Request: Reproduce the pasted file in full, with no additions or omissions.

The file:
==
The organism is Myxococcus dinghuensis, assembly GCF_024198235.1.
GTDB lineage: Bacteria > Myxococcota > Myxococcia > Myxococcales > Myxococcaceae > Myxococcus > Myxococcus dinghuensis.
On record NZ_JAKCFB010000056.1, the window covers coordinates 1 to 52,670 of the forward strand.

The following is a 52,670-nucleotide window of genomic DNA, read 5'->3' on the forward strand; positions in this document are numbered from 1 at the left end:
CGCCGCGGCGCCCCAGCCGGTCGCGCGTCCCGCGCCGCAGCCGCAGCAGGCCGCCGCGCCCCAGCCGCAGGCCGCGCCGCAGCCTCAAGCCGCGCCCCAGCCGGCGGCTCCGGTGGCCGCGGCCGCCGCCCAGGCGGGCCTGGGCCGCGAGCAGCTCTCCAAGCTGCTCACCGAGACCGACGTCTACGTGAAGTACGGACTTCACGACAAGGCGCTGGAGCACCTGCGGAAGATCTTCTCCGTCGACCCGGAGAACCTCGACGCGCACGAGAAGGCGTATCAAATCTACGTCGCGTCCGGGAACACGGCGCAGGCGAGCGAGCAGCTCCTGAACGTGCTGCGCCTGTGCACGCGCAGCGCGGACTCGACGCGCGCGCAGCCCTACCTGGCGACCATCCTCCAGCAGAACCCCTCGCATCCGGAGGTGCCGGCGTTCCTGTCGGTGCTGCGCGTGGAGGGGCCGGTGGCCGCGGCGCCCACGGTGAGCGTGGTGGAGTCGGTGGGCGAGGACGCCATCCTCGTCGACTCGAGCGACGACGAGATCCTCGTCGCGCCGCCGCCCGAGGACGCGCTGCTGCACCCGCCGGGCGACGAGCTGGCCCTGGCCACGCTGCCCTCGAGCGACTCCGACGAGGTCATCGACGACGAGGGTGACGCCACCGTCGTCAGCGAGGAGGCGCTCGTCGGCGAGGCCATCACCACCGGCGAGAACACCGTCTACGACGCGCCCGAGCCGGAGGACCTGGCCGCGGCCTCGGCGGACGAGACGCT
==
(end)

The organism is Myxococcus dinghuensis, assembly GCF_024198235.1.
GTDB lineage: Bacteria > Myxococcota > Myxococcia > Myxococcales > Myxococcaceae > Myxococcus > Myxococcus dinghuensis.
On record NZ_JAKCFB010000056.1, the window covers coordinates 1 to 52,670 of the forward strand.

The following is a 52,670-nucleotide window of genomic DNA, read 5'->3' on the forward strand; positions in this document are numbered from 1 at the left end:
CGCCGCGGCGCCCCAGCCGGTCGCGCGTCCCGCGCCGCAGCCGCAGCAGGCCGCCGCGCCCCAGCCGCAGGCCGCGCCGCAGCCTCAAGCCGCGCCCCAGCCGGCGGCTCCGGTGGCCGCGGCCGCCGCCCAGGCGGGCCTGGGCCGCGAGCAGCTCTCCAAGCTGCTCACCGAGACCGACGTCTACGTGAAGTACGGACTTCACGACAAGGCGCTGGAGCACCTGCGGAAGATCTTCTCCGTCGACCCGGAGAACCTCGACGCGCACGAGAAGGCGTATCAAATCTACGTCGCGTCCGGGAACACGGCGCAGGCGAGCGAGCAGCTCCTGAACGTGCTGCGCCTGTGCACGCGCAGCGCGGACTCGACGCGCGCGCAGCCCTACCTGGCGACCATCCTCCAGCAGAACCCCTCGCATCCGGAGGTGCCGGCGTTCCTGTCGGTGCTGCGCGTGGAGGGGCCGGTGGCCGCGGCGCCCACGGTGAGCGTGGTGGAGTCGGTGGGCGAGGACGCCATCCTCGTCGACTCGAGCGACGACGAGATCCTCGTCGCGCCGCCGCCCGAGGACGCGCTGCTGCACCCGCCGGGCGACGAGCTGGCCCTGGCCACGCTGCCCTCGAGCGACTCCGACGAGGTCATCGACGACGAGGGTGACGCCACCGTCGTCAGCGAGGAGGCGCTCGTCGGCGAGGCCATCACCACCGGCGAGAACACCGTCTACGACGCGCCCGAGCCGGAGGACCTGGCCGCGGCCTCGGCGGACGAGACGCT